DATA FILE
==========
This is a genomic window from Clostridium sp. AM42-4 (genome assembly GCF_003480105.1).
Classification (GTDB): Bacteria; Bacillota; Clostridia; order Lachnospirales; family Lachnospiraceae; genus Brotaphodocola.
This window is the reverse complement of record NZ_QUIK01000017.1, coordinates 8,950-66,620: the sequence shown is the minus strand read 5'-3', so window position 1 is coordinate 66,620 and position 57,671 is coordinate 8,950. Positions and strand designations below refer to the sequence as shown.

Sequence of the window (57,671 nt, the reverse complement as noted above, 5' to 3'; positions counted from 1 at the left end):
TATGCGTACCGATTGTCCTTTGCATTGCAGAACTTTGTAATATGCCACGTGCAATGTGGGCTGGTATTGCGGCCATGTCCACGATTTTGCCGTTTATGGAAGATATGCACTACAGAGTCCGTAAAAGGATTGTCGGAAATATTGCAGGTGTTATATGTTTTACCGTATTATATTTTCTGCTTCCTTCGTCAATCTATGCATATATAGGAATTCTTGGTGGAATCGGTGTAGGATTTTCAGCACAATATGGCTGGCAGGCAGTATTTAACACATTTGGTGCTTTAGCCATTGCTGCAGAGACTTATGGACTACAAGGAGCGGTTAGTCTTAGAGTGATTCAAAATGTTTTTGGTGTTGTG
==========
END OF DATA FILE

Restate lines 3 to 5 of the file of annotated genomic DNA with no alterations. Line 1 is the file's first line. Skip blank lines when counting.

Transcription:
This window is the reverse complement of record NZ_QUIK01000017.1, coordinates 8,950-66,620: the sequence shown is the minus strand read 5'-3', so window position 1 is coordinate 66,620 and position 57,671 is coordinate 8,950. Positions and strand designations below refer to the sequence as shown.

Sequence of the window (57,671 nt, the reverse complement as noted above, 5' to 3'; positions counted from 1 at the left end):
TATGCGTACCGATTGTCCTTTGCATTGCAGAACTTTGTAATATGCCACGTGCAATGTGGGCTGGTATTGCGGCCATGTCCACGATTTTGCCGTTTATGGAAGATATGCACTACAGAGTCCGTAAAAGGATTGTCGGAAATATTGCAGGTGTTATATGTTTTACCGTATTATATTTTCTGCTTCCTTCGTCAATCTATGCATATATAGGAATTCTTGGTGGAATCGGTGTAGGATTTTCAGCACAATATGGCTGGCAGGCAGTATTTAACACATTTGGTGCTTTAGCCATTGCTGCAGAGACTTATGGACTACAAGGAGCGGTTAGTCTTAGAGTGATTCAAAATGTTTTTGGTGTTGTG